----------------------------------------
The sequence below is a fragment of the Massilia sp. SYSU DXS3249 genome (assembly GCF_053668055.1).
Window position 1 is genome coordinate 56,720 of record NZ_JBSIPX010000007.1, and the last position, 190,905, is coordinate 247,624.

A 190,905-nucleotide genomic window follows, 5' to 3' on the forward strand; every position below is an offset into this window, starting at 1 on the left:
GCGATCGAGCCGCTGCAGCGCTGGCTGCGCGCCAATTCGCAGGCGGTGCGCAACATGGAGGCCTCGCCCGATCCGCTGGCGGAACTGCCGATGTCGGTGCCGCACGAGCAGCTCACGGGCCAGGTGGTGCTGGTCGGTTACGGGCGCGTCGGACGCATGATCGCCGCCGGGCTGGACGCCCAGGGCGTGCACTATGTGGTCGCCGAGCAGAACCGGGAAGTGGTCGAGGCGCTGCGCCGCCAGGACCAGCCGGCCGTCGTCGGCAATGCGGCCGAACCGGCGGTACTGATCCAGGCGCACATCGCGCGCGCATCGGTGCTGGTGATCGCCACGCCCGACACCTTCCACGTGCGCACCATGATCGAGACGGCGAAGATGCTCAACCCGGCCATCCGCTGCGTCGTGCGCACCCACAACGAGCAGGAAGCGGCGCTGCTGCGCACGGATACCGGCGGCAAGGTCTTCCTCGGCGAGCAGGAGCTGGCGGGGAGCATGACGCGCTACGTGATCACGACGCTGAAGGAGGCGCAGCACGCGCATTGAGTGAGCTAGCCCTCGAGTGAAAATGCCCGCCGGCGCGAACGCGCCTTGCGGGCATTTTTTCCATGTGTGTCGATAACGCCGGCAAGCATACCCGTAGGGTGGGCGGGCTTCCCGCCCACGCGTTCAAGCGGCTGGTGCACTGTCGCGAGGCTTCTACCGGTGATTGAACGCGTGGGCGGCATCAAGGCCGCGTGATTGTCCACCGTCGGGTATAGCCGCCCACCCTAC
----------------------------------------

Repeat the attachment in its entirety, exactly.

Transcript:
The sequence below is a fragment of the Massilia sp. SYSU DXS3249 genome (assembly GCF_053668055.1).
Window position 1 is genome coordinate 56,720 of record NZ_JBSIPX010000007.1, and the last position, 190,905, is coordinate 247,624.

A 190,905-nucleotide genomic window follows, 5' to 3' on the forward strand; every position below is an offset into this window, starting at 1 on the left:
GCGATCGAGCCGCTGCAGCGCTGGCTGCGCGCCAATTCGCAGGCGGTGCGCAACATGGAGGCCTCGCCCGATCCGCTGGCGGAACTGCCGATGTCGGTGCCGCACGAGCAGCTCACGGGCCAGGTGGTGCTGGTCGGTTACGGGCGCGTCGGACGCATGATCGCCGCCGGGCTGGACGCCCAGGGCGTGCACTATGTGGTCGCCGAGCAGAACCGGGAAGTGGTCGAGGCGCTGCGCCGCCAGGACCAGCCGGCCGTCGTCGGCAATGCGGCCGAACCGGCGGTACTGATCCAGGCGCACATCGCGCGCGCATCGGTGCTGGTGATCGCCACGCCCGACACCTTCCACGTGCGCACCATGATCGAGACGGCGAAGATGCTCAACCCGGCCATCCGCTGCGTCGTGCGCACCCACAACGAGCAGGAAGCGGCGCTGCTGCGCACGGATACCGGCGGCAAGGTCTTCCTCGGCGAGCAGGAGCTGGCGGGGAGCATGACGCGCTACGTGATCACGACGCTGAAGGAGGCGCAGCACGCGCATTGAGTGAGCTAGCCCTCGAGTGAAAATGCCCGCCGGCGCGAACGCGCCTTGCGGGCATTTTTTCCATGTGTGTCGATAACGCCGGCAAGCATACCCGTAGGGTGGGCGGGCTTCCCGCCCACGCGTTCAAGCGGCTGGTGCACTGTCGCGAGGCTTCTACCGGTGATTGAACGCGTGGGCGGCATCAAGGCCGCGTGATTGTCCACCGTCGGGTATAGCCGCCCACCCTAC